One tiny thing that made me so happy In the middle of this week:
I happened to see my kohai (your friend or co-worker younger than you).
I had been worried about her because she is from Fukushima. I also knew that her hometown was near the coast that got destroyed by the huge tsunami on March the eleventh. She replied to my email only once at the end of the month, and from her message I could tell that she was having a hard time.
In Japanese, when you communicate with people older than you, you generally use honorifics. And she is one of my younger fellows who call me "senpai" (a term and also an addressing word for your friend or co-worker older than you, as opposed to the word "kohai"), and who always use honorifics to communicate with me.
The reply I got from her, however, didn't include any honorifics in it. The message was also quite short, unlike the usual Japanese messages with lots of long explanations and greeting terms before starting the actual topic. I took that as meaning that she probably didn't have any mental room to think about how to wrap around her words with polite words. And of course all the lifelines had been dead at that time.
So I stopped emailing her; I just wanted to make sure that she was alive. Now that I knew she was alive, I decided to wait until she came back to school, hoping to see her in April when the spring semester started.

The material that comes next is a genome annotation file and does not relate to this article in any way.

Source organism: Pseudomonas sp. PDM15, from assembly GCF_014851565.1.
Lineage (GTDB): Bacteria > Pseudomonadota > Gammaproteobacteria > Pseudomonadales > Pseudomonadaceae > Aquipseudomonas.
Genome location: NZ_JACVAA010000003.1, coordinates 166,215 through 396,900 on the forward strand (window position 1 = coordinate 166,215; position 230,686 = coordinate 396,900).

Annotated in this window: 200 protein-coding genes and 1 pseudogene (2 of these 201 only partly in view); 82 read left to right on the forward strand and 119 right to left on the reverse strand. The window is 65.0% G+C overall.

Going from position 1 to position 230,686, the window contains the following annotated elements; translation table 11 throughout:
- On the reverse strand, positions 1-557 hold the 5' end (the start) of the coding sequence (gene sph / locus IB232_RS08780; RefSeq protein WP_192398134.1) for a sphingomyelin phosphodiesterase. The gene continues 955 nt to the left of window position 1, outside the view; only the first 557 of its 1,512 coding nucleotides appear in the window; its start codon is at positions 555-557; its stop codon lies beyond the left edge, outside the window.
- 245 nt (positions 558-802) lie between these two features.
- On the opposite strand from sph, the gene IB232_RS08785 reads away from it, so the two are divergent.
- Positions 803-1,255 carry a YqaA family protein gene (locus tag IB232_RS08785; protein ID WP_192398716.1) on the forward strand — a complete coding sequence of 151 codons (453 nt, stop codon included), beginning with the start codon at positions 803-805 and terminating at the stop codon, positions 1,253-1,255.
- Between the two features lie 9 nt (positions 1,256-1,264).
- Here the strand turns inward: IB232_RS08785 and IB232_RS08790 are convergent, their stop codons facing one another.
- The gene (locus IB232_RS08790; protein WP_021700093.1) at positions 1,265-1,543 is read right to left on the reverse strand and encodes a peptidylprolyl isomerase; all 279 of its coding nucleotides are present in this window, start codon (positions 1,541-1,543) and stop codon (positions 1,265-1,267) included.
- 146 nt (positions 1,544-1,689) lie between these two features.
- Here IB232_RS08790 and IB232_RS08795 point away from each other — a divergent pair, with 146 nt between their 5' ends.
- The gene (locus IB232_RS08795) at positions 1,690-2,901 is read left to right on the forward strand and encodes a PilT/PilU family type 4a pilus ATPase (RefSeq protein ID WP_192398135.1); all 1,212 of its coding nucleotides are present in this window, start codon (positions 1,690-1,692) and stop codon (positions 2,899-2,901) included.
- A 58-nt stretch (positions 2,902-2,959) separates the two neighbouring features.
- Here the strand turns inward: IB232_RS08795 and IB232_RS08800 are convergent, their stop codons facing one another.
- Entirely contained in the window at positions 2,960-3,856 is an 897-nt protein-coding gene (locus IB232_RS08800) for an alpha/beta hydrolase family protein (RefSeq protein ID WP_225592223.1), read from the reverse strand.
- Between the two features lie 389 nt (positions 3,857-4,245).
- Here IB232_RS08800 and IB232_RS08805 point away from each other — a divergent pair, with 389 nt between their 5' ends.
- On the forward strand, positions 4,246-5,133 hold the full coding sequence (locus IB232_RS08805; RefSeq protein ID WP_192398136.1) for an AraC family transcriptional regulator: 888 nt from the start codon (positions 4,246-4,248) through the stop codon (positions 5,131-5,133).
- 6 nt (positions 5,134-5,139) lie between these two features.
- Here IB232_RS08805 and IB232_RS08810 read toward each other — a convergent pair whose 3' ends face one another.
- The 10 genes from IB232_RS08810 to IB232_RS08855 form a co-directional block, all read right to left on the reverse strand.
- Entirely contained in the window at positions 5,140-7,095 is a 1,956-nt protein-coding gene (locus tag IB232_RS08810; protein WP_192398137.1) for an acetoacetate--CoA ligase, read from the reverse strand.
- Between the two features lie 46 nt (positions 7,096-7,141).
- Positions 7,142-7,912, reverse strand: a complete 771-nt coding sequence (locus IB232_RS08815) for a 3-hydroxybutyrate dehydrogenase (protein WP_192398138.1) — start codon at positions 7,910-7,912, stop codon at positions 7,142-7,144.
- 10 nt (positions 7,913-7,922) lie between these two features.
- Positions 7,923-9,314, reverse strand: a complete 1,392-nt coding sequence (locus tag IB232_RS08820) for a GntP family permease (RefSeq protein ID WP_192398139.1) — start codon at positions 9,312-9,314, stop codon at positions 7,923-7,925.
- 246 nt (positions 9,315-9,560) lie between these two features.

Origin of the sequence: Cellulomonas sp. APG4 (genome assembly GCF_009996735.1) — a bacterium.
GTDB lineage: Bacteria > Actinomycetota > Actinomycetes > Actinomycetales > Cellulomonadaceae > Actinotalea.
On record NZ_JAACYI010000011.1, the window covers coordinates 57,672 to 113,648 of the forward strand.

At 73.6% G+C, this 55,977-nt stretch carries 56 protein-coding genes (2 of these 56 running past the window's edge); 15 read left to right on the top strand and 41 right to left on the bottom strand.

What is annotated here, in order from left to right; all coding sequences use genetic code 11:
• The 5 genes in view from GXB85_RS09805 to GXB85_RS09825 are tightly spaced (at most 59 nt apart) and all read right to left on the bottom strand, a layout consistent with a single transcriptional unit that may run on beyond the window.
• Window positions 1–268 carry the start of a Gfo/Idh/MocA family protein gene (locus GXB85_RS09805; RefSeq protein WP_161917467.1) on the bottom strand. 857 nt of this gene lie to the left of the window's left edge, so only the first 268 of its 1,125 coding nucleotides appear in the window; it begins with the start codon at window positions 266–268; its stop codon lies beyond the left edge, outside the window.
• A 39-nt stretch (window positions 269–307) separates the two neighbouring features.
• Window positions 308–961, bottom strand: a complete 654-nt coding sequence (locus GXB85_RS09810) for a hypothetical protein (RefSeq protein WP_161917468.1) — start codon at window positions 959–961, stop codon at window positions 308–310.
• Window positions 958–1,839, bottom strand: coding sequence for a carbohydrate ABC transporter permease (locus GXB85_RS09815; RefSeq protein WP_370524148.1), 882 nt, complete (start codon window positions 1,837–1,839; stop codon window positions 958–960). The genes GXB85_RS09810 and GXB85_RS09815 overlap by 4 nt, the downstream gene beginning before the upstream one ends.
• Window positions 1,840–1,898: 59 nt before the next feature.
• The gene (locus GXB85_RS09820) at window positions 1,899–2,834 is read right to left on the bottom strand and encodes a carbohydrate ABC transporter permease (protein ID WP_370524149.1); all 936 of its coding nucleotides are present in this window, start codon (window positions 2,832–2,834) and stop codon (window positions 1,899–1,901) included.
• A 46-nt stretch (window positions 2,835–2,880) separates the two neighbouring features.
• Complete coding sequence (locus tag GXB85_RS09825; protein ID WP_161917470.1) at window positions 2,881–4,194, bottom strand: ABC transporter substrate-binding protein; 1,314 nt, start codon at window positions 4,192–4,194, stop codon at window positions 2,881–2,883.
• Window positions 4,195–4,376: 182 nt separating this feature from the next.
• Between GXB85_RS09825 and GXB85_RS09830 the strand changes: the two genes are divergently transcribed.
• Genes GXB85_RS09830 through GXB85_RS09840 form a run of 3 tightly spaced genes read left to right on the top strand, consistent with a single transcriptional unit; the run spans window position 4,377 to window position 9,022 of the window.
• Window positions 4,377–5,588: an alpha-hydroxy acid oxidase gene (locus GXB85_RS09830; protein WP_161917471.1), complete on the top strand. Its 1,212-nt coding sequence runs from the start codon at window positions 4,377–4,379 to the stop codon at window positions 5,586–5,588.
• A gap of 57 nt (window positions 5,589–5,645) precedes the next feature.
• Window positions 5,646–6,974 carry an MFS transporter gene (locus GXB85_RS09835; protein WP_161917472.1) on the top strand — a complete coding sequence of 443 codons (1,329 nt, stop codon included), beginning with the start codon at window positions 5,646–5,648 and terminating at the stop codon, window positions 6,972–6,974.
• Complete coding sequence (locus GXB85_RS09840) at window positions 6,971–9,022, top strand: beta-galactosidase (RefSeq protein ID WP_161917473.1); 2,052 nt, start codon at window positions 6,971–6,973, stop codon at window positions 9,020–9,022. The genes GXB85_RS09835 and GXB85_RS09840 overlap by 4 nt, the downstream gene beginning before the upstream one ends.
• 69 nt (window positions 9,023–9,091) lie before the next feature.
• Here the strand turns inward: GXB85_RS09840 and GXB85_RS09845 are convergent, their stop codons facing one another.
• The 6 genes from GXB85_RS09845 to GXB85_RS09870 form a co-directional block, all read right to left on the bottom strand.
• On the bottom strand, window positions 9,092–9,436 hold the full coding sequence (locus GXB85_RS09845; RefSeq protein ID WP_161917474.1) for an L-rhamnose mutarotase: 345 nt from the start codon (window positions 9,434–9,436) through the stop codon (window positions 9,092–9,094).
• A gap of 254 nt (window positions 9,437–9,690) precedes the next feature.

Time had passed. I didn't see her in April. Every time I saw my other kohai at school, I thought about her. I considered emailing her again, but I stopped myself just in case she was still having lifeline issues. I waited and waited and waited, and even the Golden Week was over, but I couldn't find her at school or anywhere in town.
And then, she suddenly appeared in front of me this Wednesday....with a lovely smile on her face. She called me, and as soon as I recognized her, I hugged her. I'd missed her enough. What a surprise! What a relief! She was back to school, safe and healthy! Tears almost came out from my eyes. In fact, my kohai was crying. She seemed that she had wanted to see me. I held her in my arms quite a long time--I needed to do so.
It hurt me when she told me that her hometown (and probably she herself) was suffering from the "harmful rumor" related to the nuke plant. There has been lots of sad news about kids in Kanto area bullying kids from Fukushima at school and about people not buying vegetables from Fukushima that are not irradiated ones. Why can't people be nice to people having a hard time? They all know what happend in Tohoku. Imagine you were in the same situation as them--losing your own house, workplace, your loved ones, friends, and co-workers. Why are people worried about their own safety only, relying on the wrong information?
My kohai is a strong girl. She's been through all the hard times, and she still wears such a genuine smile.
I love her smiling face. Her smile gives people energy. And I don't want her to lose it. Anymore. I will do anything (for her) if it can make her smile.
I can't go to Tohoku to help people clean up. I can't give away lots of money either. And probably there are many people like me. But still, there are things, just tiny little things, that you can do to help people suffering from the damage.
It's time to think about what you can, not only to rebuild Tohoku, but also to cure people over/from there with broken heart.